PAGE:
Tales of swashbuckling pirates are often said to take place far out on the open oceans. The stereotypical nomadic pirate usually sail wooden vessels with ominous flags, and living a life of malicious crimes and debauchery. That’s all right about pirates (pun unintended), but true legend has it that the most vicious pirates didn’t only make a living on the seas, but also on land. We’re not going to talk about their livelihoods, what we’re interested in is how they were buried. Ahoy landlubbers, welcome to Île Sainte Marie, it’s probably home to the world’s only known pirate cemetery.
Related media: Pirate Cemetery, Île Sainte Marie / Madagascar
Th’ Isles O’ Pirates
Île Sainte Marie translates as “Island of Saint Mary,” it’s a small island about 8 kilometers (5 miles) off the coast of Madagascar. Back in the 17th and 18th centuries, it was home to an estimated 1,000 pirates. For over a century, almost anyone who ever made a living as a pirate in the world was said to have lived on the island when they weren’t looting the oceans.
The island is rocky and scattered with secluded bays, this might have offered the perfect hiding place for pirates — no wonder, a pirate is always on the run — while the island’s convenient location along the East Indies route (the Monsoon Marketplace) made that perfect spot to stealthily intercept treasure-filled ships. Who says pirates are dumb?
In addition, living on a tropical island isn’t such a bad choice of residence for anyone, be it you, or even pirates. Some pirates on the island even when on further as to raise families on the island, whereas the free-wheeling bachelor pirates were lured onto the island by the beautiful women of the island.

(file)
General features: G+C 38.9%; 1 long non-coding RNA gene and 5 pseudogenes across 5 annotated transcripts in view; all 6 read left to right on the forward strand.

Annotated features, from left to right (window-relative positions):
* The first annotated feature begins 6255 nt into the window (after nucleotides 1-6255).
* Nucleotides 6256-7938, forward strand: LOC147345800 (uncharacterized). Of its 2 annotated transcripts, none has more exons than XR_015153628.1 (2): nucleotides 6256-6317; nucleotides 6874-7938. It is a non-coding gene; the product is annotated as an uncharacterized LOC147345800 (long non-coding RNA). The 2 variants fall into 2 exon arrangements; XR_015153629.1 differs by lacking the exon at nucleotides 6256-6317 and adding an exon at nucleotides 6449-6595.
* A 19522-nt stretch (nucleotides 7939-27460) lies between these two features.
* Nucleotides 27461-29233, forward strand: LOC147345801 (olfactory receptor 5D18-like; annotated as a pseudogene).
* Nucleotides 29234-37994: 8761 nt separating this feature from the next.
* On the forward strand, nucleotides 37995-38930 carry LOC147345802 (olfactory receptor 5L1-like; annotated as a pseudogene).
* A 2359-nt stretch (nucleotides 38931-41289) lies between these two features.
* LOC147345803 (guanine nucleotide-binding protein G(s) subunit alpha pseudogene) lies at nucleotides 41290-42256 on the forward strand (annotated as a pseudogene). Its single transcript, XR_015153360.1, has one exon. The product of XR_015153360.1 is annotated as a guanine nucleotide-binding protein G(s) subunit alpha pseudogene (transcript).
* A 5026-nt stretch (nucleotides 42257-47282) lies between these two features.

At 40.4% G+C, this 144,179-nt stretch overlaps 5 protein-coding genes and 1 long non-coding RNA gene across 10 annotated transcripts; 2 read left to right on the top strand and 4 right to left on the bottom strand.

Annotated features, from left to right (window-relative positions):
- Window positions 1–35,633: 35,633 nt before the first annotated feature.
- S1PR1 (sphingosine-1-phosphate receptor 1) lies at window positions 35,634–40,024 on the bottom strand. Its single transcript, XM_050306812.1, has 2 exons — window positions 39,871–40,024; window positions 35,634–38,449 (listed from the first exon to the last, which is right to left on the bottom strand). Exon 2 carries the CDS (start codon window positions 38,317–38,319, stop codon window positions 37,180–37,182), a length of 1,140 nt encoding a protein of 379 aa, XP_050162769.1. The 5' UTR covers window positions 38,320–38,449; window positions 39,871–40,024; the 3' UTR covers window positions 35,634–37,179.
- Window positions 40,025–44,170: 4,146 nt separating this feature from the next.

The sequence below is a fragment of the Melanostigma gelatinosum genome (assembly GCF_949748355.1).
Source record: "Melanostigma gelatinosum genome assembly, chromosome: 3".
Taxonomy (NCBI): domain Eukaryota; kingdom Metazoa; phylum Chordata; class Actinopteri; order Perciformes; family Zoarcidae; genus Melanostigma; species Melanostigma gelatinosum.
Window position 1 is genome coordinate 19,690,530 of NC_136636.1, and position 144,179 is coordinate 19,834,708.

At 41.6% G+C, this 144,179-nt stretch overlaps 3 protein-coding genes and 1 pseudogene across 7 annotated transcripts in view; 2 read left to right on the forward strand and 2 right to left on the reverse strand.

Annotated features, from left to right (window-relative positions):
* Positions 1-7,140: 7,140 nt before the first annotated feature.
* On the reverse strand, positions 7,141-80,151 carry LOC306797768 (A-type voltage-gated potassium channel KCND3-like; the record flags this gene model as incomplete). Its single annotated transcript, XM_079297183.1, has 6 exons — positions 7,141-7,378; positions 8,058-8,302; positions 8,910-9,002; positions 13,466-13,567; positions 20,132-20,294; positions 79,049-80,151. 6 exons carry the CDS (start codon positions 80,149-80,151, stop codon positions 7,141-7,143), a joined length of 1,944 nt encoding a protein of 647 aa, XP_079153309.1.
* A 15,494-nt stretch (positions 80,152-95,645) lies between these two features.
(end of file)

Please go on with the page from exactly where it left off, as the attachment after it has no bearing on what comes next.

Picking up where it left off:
“Sailors, by the nature of their profession, are men without women, and therefore men of many women.” The Columbian Exchange.
What more could they ask for?
Ye Ol Farewell, O Me Scallywags
In fact, we’d all confess that there’s nothing so glorious about pirates, (no apologies); except for the fact that (if only you’re a pirate) you could be looting people of their treasures. But, that alone doesn’t mean that their fellow scallywags didn’t give them a final rite of passage when their souls departed from the mortal world.
Today, Île Sainte Marie is home to the only known pirate graveyard in the world — like seriously! Pirates were said to have been buried atop a hill overlooking the water. The infamous and notorious marauders like Thomas Tew are known to have been laid to rest on the island, buried six feet underneath crumbling tombstones adorned with weird-looking symbols of skulls and crossbones. Now that’s one heck of a spooky way to be buried.
Least we forget, if you have any great-great-great grand pirate ancestors, chances are they might have been buried on the island. You can surely pay them a visit. Although, the graveyard is open to the public, worse yet you’ll surely groove through the overgrown tall grasses and a few tombstones that are still intact. That doesn’t stop adventurous travelers from paying a visit.
Th’ Treasure O’ Adventure Galley
Top of the list visitors often to the island are archeologists, no wonder. They are less interested in the graveyard and more intrigued by what’s hidden underneath the sea next to the island. Right now, several shipwrecks are believed to have lurk off the shores of the island, including the infamous William Kidd’s Adventure Galley.
The legend goes like: Once upon returning to the island after his conquests, Kidd decided it was time to retire his current vessel and start afresh. Its believed that he loaded all the treasure he had onto a new vessel and sunk the Adventure Galley — together with some of his booty.
Go on a summer vacation to Île Sainte Marie and take a dive in the ocean and you might just head your way with a treasure bounty.
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Written by: Nana Kwadwo, Tue, Apr 09, 2019.